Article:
But sometimes it’s the “oops” stuff that is far more problematic: the things we do not choose consciously, the assumptions that get made about whether or not there is incense on Epiphany to celebrate the arrival of the magi or how Ash Wednesday is “supposed” to be done. Again, in Holden, I remember celebrating Eucharistic Prayer “C” during Epiphany. There is no rubric inviting the congregation to kneel, which suggests they are supposed to remain standing. (Check out the rubrics in that prayer if you don’t believe me!) Yet when I kept on going and didn’t create a rubrical place for them to kneel, the choir began in a confused manner to start kneeling and the sheep in the congregation followed them. It was a bit of a train wreck! During the Holy Communion the kneeling became the thing – and I was a young rector who made the mistake of telling the choir after church: “you aren’t supposed to do that.”
Liturgically I was right. I was also a little confused and embarrassed. But I wouldn’t fall into that ditch today and this is my point: I fell into that ditch not because I wanted to have a fight with the choir and the choir director but because I thought everyone knew you remain standing for Eucharistic Prayer C!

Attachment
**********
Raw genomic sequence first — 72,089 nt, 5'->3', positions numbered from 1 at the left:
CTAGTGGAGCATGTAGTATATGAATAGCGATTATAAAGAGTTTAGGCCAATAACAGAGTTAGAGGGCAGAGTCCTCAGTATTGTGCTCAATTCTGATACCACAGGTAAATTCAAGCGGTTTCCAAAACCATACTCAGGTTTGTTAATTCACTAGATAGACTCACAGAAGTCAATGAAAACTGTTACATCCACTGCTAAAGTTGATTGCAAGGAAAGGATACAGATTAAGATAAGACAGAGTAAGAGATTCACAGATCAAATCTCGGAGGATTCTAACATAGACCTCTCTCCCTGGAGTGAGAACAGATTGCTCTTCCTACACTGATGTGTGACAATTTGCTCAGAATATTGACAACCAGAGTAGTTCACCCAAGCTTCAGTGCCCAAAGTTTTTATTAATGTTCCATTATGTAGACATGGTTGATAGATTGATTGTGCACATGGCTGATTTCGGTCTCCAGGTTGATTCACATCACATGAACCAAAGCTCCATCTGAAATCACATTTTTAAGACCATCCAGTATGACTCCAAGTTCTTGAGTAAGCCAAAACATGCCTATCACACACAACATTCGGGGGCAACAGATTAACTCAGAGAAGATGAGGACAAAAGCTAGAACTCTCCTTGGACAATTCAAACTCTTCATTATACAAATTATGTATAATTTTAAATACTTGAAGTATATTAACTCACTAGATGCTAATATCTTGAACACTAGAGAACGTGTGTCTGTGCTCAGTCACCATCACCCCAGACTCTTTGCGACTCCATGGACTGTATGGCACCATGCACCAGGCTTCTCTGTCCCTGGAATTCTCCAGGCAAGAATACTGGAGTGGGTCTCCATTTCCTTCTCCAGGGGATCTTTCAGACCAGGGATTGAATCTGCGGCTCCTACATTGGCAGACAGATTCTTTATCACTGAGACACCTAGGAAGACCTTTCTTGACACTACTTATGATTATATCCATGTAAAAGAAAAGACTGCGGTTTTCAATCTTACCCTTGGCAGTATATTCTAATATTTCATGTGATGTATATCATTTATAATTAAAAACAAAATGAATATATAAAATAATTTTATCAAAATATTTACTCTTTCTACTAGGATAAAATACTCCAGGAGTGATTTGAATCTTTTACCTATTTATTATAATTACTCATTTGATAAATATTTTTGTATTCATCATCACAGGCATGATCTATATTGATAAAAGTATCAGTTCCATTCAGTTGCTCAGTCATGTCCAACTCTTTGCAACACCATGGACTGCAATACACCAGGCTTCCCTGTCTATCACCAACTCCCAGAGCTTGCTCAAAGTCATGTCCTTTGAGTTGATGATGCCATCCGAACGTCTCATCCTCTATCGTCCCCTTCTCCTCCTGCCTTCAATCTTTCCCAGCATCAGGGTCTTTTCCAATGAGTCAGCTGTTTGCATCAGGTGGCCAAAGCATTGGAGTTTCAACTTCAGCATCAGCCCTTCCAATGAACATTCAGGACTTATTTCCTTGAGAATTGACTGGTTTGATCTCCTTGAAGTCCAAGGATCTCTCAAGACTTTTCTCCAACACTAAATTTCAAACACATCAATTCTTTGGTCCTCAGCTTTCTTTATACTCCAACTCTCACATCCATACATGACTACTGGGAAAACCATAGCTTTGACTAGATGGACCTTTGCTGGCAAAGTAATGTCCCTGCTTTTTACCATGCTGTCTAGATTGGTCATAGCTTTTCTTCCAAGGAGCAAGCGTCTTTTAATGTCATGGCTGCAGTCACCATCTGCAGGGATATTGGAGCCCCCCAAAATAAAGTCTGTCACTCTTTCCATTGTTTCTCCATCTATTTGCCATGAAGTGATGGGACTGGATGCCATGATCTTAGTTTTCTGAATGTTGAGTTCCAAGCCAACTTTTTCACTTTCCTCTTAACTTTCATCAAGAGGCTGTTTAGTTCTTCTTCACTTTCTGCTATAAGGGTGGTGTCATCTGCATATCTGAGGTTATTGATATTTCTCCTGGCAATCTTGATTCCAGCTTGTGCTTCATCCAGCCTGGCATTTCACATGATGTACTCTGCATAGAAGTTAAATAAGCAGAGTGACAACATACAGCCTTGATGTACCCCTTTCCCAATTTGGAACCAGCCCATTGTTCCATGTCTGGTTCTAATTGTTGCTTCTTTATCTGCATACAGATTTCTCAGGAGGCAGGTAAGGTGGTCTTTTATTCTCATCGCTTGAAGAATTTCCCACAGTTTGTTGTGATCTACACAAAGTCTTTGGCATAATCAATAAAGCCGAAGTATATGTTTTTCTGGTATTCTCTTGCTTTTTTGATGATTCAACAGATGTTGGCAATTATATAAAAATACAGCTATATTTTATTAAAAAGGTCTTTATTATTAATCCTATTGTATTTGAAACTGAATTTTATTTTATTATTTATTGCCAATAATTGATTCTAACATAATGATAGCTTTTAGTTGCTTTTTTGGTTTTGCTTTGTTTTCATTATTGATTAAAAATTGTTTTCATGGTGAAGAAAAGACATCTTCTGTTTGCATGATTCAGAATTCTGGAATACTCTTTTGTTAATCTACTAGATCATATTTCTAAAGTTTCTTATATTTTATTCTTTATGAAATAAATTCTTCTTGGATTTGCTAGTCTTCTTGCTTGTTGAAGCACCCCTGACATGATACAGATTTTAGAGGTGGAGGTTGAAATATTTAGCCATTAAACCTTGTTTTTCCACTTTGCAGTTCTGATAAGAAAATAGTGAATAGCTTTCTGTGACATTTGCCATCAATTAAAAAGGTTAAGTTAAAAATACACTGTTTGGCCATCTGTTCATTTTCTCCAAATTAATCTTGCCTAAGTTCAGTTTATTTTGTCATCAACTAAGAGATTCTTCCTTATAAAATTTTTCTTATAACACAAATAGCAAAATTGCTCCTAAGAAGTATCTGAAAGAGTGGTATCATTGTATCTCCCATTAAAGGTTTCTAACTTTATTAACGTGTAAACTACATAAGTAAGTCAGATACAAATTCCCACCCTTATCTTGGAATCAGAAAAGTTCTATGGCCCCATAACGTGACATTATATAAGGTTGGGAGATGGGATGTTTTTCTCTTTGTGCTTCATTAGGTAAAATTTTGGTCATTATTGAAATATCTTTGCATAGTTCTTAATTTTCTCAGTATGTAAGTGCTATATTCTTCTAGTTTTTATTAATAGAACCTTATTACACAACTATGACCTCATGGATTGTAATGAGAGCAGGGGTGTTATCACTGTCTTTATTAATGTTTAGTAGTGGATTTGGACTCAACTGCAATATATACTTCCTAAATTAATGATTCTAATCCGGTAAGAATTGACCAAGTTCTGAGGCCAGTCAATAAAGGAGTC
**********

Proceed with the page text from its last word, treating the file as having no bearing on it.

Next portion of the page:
I think if we can see moments like this as “teachable moments” for conversation and for listening (and by God’s grace sometimes even laughing together) we stand a much better chance of navigating these challenges. I realize that our social norms feel more brittle and unforgiving in 2022 than they did in 1998. Maybe I’m just getting old, but I think the new clergy “honeymoons” are shorter than ever or maybe even non-existent. People tend to get mad and leave more than they are willing to come by the office and talk through it.
So my prayer for all of our congregations in that space between having a “new” rector and just “our” rector is for love. Love covers a multitude of sins! Love is patient and kind; it is not arrogant or rude. It is not irritable or resentful. Love bears all things and endures all things… you know this. But this season in a congregation’s life is an invitation to remember it, and to live into it.
Sometime between six months to a year into a new ministry, our Letters of Agreement ask that a Mutual Ministry Review be set up for conversation either with me or with the Rev. Mary Rosendale. This is not mediation, nor is it a performance review of the clergy. Rather, it’s almost always a “well visit.” How are things going? What are you learning? What is leading you to remember that God is God and you are not, helping you to forgive as you’ve been forgiven, helping you to love one another for the sake of this broken world? Always with God’s help.